I have designed the syllabus imagining if I had classes for the fourth graders. Since the Ministry of Education has not provided the detailed suggestions about what and how to teach there, I have made it relatively my way. The syllabus is to introduce the sounds of lax vowels of English with suprasegmentals. According to Avery & Ehrlich (1992), Japanese speakers tend to have difficulty with the sounds of lax vowels of English because they mix up them with the sounds of Japanese vowels. Therefore, the lax vowels should be introduced in the early stages in order to accustom their articulator to producing the sounds when they are young enough. Schwa should be introduced after students learn tense vowels and diphthongs so that they can understand the contrast between stressed and unstressed vowels. For the suprasegmentals, Firth (1992) notes that the practice of stress and rhythm with key vocabulary items should be focused in a syllabus for basic students. Each lesson in the syllabus bas basically two sections; one is the introduction of a new sound. Familiar materials are used in order to enable them to produce the sound accurately. For the suprasegmentals, jazz rhythm is used so that the pupils can easily understand a stress of the word. The other is an activity in which the pupils can practice the sound with fun. The former is to develop the new muscle skills necessary to produce English sounds, and the latter is to make an activity meaningful so that it will draw learners' interest.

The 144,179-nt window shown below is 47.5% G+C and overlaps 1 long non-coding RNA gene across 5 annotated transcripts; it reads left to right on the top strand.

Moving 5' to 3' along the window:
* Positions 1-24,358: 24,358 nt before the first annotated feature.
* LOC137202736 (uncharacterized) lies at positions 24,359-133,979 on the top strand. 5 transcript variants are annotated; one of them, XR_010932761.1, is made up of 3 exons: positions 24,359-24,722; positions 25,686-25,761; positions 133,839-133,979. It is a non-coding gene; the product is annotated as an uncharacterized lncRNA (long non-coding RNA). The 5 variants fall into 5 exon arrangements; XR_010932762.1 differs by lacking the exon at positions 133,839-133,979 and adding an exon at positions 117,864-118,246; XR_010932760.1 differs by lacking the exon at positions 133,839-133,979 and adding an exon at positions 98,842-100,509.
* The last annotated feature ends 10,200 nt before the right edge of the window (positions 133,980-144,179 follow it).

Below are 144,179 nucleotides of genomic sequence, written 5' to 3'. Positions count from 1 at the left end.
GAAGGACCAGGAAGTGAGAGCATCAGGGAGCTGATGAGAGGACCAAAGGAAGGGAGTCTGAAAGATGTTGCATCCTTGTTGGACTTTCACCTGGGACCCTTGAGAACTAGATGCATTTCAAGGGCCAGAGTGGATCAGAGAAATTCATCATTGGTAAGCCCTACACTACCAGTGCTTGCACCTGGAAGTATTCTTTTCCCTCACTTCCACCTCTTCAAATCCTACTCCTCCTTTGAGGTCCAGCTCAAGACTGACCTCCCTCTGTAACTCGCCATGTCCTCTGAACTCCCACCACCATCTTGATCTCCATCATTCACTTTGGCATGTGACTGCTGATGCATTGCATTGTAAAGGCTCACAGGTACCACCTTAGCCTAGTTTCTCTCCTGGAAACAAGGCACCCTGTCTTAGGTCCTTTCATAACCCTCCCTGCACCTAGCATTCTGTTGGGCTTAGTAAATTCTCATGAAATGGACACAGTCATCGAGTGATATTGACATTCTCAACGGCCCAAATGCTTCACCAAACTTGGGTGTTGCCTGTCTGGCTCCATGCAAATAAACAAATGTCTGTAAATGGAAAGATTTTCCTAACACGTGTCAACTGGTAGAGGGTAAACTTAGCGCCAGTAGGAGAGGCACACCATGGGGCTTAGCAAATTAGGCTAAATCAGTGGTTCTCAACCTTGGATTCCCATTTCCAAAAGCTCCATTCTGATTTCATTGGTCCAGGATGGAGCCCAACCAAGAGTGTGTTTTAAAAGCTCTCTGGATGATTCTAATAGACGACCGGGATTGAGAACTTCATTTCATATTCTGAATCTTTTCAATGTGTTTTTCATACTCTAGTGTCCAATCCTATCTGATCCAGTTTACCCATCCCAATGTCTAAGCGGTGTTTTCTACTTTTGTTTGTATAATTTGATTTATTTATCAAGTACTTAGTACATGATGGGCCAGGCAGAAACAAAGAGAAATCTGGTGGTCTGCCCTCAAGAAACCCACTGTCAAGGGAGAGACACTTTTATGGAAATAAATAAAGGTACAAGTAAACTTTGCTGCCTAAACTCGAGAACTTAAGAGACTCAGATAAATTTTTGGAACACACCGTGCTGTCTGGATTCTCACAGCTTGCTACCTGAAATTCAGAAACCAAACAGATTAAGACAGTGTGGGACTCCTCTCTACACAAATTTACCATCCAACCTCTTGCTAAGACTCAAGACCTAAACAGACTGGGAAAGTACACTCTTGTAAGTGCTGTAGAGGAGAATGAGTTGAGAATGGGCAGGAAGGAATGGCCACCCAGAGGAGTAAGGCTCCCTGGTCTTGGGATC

For a long time English education in Japan had neglected the fact that the primary function of language is for communication, which has caused to produce many people who cannot communicate in simple English. Starting English education with emphasis on communicative proficiency in the elementary school is hoped to be the turning point in the whole English education in Japan. More study is needed since teaching communicative English and teaching to children are both new initiatives. Suprasegmentals, the fundamental linguistic difference between English and Japanese as well as the way to draw children's interest should be focused for the effective pronunciation teaching in the elementary school. It is to be hoped that successful English education in the elementary school will be a good influence on the whole English education in Japan and increase people who enjoy communication in English.